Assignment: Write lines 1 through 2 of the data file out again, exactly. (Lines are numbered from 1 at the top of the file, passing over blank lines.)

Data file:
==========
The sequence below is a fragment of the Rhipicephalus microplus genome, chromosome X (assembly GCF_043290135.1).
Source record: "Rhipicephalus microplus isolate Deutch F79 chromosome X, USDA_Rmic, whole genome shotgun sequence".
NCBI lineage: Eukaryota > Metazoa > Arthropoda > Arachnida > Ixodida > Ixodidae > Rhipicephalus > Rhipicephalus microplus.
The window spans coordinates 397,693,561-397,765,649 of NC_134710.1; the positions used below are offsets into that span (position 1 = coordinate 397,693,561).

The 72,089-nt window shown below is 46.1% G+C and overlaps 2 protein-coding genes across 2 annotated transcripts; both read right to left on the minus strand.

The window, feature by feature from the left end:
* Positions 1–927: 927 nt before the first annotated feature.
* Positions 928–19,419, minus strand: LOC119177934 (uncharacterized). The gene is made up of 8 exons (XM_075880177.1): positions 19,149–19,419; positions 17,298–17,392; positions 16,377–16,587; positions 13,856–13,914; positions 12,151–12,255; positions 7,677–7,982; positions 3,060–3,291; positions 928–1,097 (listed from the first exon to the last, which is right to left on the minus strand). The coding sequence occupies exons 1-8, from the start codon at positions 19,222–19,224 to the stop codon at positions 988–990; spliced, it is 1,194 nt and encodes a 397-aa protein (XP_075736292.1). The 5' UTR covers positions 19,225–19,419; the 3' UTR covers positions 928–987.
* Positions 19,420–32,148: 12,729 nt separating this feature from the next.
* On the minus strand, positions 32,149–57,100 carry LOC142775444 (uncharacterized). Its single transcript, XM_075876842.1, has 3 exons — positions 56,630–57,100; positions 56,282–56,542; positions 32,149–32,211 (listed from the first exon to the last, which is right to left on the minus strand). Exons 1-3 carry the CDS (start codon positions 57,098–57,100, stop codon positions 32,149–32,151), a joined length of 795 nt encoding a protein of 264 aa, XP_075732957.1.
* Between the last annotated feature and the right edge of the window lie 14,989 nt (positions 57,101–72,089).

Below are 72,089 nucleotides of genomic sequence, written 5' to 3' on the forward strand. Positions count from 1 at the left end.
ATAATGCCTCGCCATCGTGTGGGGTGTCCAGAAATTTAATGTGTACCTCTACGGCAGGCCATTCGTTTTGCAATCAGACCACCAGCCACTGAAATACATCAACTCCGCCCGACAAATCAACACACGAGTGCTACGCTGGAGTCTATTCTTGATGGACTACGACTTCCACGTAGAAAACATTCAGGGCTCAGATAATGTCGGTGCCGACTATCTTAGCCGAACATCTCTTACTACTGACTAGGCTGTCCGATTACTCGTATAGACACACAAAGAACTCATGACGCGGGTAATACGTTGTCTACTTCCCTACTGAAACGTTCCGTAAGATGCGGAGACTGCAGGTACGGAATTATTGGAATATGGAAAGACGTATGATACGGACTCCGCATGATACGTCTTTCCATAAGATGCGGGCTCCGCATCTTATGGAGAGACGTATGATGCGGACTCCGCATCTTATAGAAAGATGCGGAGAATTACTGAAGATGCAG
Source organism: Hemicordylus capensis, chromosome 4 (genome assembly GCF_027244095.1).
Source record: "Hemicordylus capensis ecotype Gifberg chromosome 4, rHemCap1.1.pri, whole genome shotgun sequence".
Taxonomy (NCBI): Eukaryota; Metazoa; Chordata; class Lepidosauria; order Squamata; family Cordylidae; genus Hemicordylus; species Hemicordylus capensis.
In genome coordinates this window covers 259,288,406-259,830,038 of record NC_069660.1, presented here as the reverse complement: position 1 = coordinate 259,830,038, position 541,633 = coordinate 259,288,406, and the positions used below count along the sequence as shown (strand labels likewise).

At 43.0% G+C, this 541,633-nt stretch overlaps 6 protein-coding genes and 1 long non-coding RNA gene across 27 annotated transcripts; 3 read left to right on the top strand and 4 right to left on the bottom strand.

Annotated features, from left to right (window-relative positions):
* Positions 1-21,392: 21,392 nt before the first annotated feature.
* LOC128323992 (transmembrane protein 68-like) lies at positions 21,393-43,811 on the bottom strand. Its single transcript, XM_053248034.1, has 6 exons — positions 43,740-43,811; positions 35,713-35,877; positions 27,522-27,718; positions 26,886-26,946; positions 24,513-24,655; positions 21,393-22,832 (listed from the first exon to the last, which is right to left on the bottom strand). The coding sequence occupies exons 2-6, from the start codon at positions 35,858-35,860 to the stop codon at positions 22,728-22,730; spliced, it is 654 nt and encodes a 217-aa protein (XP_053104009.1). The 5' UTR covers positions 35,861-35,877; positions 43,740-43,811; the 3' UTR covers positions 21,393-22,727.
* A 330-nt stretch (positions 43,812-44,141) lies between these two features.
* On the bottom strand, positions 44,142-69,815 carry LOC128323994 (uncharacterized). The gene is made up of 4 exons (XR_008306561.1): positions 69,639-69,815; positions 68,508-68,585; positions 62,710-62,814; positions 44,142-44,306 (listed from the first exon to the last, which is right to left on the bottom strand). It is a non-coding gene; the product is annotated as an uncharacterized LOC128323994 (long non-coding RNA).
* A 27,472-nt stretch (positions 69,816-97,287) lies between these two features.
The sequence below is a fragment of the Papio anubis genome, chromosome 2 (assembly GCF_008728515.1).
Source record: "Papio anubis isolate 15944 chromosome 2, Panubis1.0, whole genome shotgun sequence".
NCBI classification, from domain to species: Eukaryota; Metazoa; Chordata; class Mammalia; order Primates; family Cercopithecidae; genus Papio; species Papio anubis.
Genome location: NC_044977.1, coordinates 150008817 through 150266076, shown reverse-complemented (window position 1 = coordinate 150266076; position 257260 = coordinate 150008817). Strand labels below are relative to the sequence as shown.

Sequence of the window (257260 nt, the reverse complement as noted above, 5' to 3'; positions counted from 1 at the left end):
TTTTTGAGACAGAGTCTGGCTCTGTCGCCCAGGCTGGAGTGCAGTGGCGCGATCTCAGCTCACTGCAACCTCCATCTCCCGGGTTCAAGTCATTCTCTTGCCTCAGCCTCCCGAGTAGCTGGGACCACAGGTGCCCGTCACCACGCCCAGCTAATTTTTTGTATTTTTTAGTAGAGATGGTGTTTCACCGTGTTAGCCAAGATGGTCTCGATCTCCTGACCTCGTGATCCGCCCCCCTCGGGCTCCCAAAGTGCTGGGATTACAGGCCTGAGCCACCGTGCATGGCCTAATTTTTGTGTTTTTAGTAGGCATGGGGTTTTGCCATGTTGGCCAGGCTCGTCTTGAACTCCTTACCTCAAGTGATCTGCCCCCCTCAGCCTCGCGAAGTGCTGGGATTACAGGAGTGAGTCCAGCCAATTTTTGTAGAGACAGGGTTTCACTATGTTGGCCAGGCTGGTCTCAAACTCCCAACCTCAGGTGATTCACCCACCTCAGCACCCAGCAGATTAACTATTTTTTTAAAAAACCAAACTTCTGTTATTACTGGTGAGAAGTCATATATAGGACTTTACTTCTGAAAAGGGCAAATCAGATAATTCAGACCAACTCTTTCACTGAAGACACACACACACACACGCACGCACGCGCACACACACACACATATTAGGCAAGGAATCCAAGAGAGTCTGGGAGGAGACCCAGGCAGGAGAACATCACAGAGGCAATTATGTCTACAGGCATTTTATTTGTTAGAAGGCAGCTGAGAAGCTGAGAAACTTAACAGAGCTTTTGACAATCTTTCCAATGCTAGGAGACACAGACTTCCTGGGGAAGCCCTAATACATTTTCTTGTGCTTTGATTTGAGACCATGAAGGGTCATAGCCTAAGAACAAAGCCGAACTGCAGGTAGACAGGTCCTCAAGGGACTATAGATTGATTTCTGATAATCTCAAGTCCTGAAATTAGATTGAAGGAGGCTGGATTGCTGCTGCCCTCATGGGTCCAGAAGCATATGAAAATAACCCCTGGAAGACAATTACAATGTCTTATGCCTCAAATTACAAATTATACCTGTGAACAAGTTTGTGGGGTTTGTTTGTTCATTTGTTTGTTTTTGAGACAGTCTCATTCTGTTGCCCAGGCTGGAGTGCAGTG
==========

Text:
The sequence below is a fragment of the Rhipicephalus microplus genome, chromosome X (assembly GCF_043290135.1).
Source record: "Rhipicephalus microplus isolate Deutch F79 chromosome X, USDA_Rmic, whole genome shotgun sequence".